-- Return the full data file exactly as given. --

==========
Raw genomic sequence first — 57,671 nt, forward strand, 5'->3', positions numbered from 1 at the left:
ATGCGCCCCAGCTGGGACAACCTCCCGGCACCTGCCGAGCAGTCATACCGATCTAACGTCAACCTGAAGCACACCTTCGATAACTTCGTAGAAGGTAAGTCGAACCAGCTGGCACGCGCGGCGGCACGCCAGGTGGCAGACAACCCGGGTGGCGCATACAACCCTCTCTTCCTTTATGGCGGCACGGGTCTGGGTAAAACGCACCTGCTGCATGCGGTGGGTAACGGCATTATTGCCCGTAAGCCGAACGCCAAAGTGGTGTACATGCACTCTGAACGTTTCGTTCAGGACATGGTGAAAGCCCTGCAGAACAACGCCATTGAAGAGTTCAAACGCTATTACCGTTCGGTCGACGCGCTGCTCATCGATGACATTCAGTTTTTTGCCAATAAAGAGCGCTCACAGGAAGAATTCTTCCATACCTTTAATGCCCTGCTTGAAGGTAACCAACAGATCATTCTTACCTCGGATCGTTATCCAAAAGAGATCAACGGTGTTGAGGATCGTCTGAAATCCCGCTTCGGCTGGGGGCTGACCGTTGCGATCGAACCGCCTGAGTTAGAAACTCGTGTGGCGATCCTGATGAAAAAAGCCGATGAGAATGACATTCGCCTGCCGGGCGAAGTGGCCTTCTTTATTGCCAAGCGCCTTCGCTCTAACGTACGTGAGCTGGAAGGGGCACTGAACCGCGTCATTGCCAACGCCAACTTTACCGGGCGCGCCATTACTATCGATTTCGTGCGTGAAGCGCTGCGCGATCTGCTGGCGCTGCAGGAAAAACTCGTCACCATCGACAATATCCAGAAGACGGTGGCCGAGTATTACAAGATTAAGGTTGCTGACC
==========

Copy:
Raw genomic sequence first — 57,671 nt, forward strand, 5'->3', positions numbered from 1 at the left:
ATGCGCCCCAGCTGGGACAACCTCCCGGCACCTGCCGAGCAGTCATACCGATCTAACGTCAACCTGAAGCACACCTTCGATAACTTCGTAGAAGGTAAGTCGAACCAGCTGGCACGCGCGGCGGCACGCCAGGTGGCAGACAACCCGGGTGGCGCATACAACCCTCTCTTCCTTTATGGCGGCACGGGTCTGGGTAAAACGCACCTGCTGCATGCGGTGGGTAACGGCATTATTGCCCGTAAGCCGAACGCCAAAGTGGTGTACATGCACTCTGAACGTTTCGTTCAGGACATGGTGAAAGCCCTGCAGAACAACGCCATTGAAGAGTTCAAACGCTATTACCGTTCGGTCGACGCGCTGCTCATCGATGACATTCAGTTTTTTGCCAATAAAGAGCGCTCACAGGAAGAATTCTTCCATACCTTTAATGCCCTGCTTGAAGGTAACCAACAGATCATTCTTACCTCGGATCGTTATCCAAAAGAGATCAACGGTGTTGAGGATCGTCTGAAATCCCGCTTCGGCTGGGGGCTGACCGTTGCGATCGAACCGCCTGAGTTAGAAACTCGTGTGGCGATCCTGATGAAAAAAGCCGATGAGAATGACATTCGCCTGCCGGGCGAAGTGGCCTTCTTTATTGCCAAGCGCCTTCGCTCTAACGTACGTGAGCTGGAAGGGGCACTGAACCGCGTCATTGCCAACGCCAACTTTACCGGGCGCGCCATTACTATCGATTTCGTGCGTGAAGCGCTGCGCGATCTGCTGGCGCTGCAGGAAAAACTCGTCACCATCGACAATATCCAGAAGACGGTGGCCGAGTATTACAAGATTAAGGTTGCTGACC